Both harps in Berlin Symphonic Harps and the SSP Pedal Harp offer full control over the harp pedals. This patch type offers all the possibilities you would have with a real concert harp. With it, you can easily create a huge amount of different scales. This is why sometimes the harp is regarded as a more creative tool than the piano because it allows for more experimental freedom.
Assigning and Storing Pedal Positions in Symphonic Sphere
We created a 3D model of the harp’s pedals to make the pedal control realistic and user-friendly. Just use the mouse and click on the pedal you want to adjust. Using the slots you can see on the left of the mic knobs, you can save pedal presets.
Adjust the pedals, press “store” and then the slot you want to assign the preset to. Now you can easily switch between the presets you created just by clicking on the different slots.
You can trigger the slots via MIDI with any kind of MIDI controller.
Use this if you want to switch between presets while you are playing.
Assigning and Storing Pedal Positions in Berlin Symphonic Harps
The True Pedal patches provide control over all seven harp pedals. You can use the mouse to click on the pedal you want to adjust. All pedals have flat, normal and sharp positions. These positions alter the pitch of all strings of that respective pitch.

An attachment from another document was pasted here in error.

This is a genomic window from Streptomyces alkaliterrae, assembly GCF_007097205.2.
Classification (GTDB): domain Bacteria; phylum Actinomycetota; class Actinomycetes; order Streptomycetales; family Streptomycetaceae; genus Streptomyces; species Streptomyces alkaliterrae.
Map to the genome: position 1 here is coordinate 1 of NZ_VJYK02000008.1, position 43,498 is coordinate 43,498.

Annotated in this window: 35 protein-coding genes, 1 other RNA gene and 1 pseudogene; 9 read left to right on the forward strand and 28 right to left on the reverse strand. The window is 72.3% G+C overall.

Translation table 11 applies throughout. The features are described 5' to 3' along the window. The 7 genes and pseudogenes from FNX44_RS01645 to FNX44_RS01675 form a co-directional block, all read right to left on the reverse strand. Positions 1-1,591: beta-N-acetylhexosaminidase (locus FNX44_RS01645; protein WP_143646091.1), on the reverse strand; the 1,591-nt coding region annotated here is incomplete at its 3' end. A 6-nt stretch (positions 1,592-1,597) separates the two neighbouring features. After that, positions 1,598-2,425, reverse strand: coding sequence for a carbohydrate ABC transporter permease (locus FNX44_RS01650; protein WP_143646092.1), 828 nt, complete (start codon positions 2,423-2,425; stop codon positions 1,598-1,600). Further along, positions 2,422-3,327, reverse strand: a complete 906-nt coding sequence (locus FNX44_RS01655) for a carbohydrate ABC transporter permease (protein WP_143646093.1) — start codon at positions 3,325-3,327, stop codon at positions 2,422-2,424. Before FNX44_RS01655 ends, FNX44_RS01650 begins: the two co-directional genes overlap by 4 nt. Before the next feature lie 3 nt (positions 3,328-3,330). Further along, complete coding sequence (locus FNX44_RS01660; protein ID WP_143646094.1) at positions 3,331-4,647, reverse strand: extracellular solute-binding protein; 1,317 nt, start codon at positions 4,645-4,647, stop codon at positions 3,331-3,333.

Adjust the pedals, press “store” and click the preset number you want to assign the setting to. Now you can easily switch between the presets you created just by clicking on the different slots.
You can save and load all ten presets with the save and load buttons in the top left.
You can trigger all of the individual pedals, as well as any of the ten presets, via MIDI with any kind of MIDI controller. Set this up in the Controller Table.
Use this if you want to switch between presets or adjust pedal settings while you are playing.
Why pedal control?
The pedals of a harp have the purpose of transposing the strings either to a sharp key, a regular key or to a flat key.
Put down the C pedal and every C becomes a C sharp.
Put up the C pedal to the high position and every C becomes a C flat.
With these adjustments, it is possible to play nearly every scale you can imagine.
Assuming you want to play a glissandi in a C major pentatonic scale: Set the B to B sharp and the E to E sharp. The E now sounds like a F, the B sounds like a C.
With 5 different pitches but 7 different strings played, the “F” exists two times and the “C” exists two times, as well. Now you have a pentatonic scale, this is what is called an enharmonic change. B sharp is not C but it has the same pitch. This way, it is possible to create further scales like major, minor, pentatonic, whole tone etc.
Another advantage of the pedals is that you can transfer patterns and melodies into other scales without thinking about how to change the notes and chords you are playing.
You created a melody in F minor.
It might be interesting to hear how the melody sounds like in a pentatonic scale without thinking about how you have to change the notes you are playing. With the pedals this is possible: Just adjust the pedals to the scale you need and play the same keys as before and your melody is transferred into another appearance. This is a very huge and creative possibility.
In this instrument, only the white keys are mapped to samples because a harp has only 7 strings.